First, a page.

Michael Joyce produces multimedia at HealthNewsReview.org and tweets as @mlmjoyce
Nearly 40,000 cancer specialists have converged in Chicago for the world’s largest cancer meeting.
The American Society of Clinical Oncology (ASCO) meeting — which began last Friday and runs through tomorrow — traditionally draws international media attention. As our deputy managing editor, Joy Victory, reported last week, it has become a perennial exercise in spotting trends as well as separating hope from hype.
How did journalists covering the conference do this year? While we can’t possibly keep up with all the coverage, we did take a close look at three studies that were spotlighted by ASCO and thus seemed likely to generate a lot of media attention.
It’s hard to know who coined the term ‘precision medicine’ … doctors or marketers. In the high stakes world of cancer therapy ‘precision’ means a treatment based not on the tumor’s location in the body (which has been the traditional approach) but on its specific genetic make-up. (We reported last month on the first such precision drug to gain US approval.)
But it’s still an emerging technology with mostly preliminary results. So the question remains: how precise is precision medicine?
An example from this weekend’s conference is a drug called larotrectinib which received Breakthrough Therapy Designation from the FDA one year ago. Preliminary results presented at ASCO this weekend showed that 76 percent of 50 patients had tumor shrinkage across 17 different types of tumors. Of those with tumor shrinkage, nearly 80 percent did not have the original tumors rebound — or any new tumors grow — after a year of therapy.
This prompted principal investigator, David Hyman — an oncologist who heads the early drug development program at Sloan Kettering Cancer Center — to claim the drug “fulfills the promise of precision medicine … this is a real breakthrough.”
But these are unpublished, preliminary results with an experimental drug using a surrogate marker as an endpoint: tumor shrinkage. As rightly pointed out by Reuters:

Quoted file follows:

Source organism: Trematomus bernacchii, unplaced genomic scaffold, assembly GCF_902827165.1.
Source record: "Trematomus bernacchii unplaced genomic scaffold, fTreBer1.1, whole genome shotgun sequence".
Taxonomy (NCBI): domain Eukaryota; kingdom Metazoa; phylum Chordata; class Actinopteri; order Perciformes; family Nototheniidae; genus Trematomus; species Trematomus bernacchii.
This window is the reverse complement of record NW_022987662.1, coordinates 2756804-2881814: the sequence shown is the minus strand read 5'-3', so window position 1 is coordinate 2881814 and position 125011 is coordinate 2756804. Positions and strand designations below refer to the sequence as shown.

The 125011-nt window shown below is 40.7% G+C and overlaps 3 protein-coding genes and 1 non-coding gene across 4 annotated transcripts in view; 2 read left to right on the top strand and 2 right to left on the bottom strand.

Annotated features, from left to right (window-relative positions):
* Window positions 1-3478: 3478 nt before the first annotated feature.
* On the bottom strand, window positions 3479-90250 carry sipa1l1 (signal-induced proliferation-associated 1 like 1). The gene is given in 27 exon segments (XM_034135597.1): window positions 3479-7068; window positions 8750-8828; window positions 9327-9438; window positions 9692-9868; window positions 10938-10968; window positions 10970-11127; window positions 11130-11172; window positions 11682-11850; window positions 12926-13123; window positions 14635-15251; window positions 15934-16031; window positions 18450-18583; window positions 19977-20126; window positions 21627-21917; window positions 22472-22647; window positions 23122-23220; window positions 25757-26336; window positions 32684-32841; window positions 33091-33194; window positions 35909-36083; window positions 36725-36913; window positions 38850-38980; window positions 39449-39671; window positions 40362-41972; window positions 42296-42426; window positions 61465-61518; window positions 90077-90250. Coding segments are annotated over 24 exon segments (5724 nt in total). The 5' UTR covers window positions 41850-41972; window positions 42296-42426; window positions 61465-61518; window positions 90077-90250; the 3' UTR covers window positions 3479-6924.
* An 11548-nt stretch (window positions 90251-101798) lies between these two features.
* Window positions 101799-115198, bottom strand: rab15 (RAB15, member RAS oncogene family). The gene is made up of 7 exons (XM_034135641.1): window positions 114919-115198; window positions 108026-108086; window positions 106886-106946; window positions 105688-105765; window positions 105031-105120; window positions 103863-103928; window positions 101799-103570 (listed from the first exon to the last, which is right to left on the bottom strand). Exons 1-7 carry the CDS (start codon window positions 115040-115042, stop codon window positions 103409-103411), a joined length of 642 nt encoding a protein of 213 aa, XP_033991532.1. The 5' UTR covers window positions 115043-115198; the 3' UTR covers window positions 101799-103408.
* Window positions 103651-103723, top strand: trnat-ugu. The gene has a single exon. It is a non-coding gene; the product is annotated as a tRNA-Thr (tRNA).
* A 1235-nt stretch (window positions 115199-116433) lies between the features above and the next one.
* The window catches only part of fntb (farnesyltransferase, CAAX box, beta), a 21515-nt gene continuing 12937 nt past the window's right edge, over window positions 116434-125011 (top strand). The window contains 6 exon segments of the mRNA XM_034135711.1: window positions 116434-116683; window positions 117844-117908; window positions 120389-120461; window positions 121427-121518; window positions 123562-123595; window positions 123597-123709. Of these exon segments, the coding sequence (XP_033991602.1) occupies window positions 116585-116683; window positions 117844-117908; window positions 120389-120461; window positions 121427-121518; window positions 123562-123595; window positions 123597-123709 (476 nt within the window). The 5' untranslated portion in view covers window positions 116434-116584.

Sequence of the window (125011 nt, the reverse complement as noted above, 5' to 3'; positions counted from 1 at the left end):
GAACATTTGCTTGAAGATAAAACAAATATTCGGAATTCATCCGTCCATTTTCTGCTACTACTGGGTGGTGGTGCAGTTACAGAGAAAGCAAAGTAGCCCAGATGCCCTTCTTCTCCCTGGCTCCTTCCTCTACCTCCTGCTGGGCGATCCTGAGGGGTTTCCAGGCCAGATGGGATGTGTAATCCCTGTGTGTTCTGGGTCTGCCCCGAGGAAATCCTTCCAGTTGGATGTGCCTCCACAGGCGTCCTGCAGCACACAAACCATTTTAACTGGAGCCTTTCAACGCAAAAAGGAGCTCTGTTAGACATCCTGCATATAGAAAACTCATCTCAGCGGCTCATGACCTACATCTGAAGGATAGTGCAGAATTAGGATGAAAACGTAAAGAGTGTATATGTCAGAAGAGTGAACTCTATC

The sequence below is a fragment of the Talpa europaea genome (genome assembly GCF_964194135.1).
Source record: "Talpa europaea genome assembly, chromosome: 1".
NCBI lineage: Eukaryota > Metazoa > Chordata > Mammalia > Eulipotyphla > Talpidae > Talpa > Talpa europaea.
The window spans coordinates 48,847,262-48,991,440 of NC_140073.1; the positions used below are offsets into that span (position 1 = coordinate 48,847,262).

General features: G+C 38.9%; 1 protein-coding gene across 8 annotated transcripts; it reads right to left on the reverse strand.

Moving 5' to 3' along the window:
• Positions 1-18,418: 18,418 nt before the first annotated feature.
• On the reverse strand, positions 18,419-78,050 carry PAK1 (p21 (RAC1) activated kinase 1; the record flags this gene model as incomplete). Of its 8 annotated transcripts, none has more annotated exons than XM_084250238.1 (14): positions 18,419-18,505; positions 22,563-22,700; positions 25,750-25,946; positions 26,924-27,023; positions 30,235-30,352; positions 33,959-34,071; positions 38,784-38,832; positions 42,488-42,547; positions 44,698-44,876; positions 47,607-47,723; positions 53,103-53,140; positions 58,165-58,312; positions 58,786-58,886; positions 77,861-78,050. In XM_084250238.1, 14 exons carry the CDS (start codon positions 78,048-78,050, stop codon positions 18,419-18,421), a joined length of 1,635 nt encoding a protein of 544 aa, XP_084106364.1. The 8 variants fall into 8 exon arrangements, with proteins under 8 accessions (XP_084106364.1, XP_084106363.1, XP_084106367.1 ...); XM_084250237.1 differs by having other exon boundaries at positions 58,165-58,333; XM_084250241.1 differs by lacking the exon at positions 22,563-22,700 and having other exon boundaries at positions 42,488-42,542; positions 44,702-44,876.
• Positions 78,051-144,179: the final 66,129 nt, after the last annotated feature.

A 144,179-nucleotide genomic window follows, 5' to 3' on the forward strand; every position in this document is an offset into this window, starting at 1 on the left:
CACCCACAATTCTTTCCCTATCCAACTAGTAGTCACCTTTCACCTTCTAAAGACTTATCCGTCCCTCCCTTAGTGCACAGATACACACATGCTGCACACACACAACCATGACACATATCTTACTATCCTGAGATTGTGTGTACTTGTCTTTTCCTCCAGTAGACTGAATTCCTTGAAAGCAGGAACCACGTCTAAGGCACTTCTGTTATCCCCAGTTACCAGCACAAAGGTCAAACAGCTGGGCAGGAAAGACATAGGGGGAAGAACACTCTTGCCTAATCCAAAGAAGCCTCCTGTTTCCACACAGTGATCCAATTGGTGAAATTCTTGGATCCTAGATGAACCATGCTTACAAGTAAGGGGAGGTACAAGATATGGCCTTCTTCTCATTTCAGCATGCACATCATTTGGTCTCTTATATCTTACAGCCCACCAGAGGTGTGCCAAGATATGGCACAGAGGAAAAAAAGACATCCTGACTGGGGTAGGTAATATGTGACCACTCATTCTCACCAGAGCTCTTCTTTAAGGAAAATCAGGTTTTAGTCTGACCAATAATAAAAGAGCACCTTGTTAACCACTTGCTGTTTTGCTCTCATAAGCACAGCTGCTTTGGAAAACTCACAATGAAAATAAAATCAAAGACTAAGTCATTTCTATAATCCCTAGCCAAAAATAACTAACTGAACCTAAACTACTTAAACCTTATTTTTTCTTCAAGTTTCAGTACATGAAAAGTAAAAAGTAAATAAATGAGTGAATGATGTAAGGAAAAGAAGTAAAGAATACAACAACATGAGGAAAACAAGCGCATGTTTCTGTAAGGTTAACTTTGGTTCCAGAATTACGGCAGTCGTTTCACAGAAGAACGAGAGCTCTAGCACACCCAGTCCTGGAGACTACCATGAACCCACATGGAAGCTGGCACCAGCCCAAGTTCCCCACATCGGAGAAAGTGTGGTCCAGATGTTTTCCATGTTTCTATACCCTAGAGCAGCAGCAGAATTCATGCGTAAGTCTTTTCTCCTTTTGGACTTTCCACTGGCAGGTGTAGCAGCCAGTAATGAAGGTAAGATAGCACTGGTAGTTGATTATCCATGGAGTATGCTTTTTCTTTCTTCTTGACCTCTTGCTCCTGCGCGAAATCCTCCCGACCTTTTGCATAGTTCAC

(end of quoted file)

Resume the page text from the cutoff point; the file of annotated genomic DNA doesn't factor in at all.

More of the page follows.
“Researchers have yet to determine other key benchmarks of performance, including median overall survival, progression-free survival, or duration of response.”
While shrinking tumors is a good thing, it may not ultimately lead to a benefit that patients care about such as extended life or higher quality of life.
Dr. Matt Katz is a radiation oncologist based in Massachusetts. He finds the gene targeting approach exciting, but says there are some things to bear in mind:
“From a scientific standpoint larotrectinib looks very promising for continued research. But that doesn’t mean it warrants FDA approval without some evidence that the surrogate marker is linked to improved survival. We need better safety data and also some projections of financial costs.”
Forbes magazine, in this well-researched article by Matthew Herper, was right to bring up the following:
- it is unknown how long the tumors will continue to respond
- treatment cost is also unknown but most drugs of this type start at $100,00 per year
- the mutations targeted by larotrectinib (TRK mutations) are involved in only about 0.5 percent of cancers
- the genetic tests needed to identify these TRK mutations are highly specialized and not widely available
One thing we found quite encouraging is that, although the lead investigator did use the term “breakthrough,” most of the coverage we encountered was more tempered than sensational.
Another targeted or precision therapy — this time an ovarian cancer drug called ONX-0801 — generated a fair amount of coverage in England (where the research was done at the Institute of Cancer Research, or ICR, in London).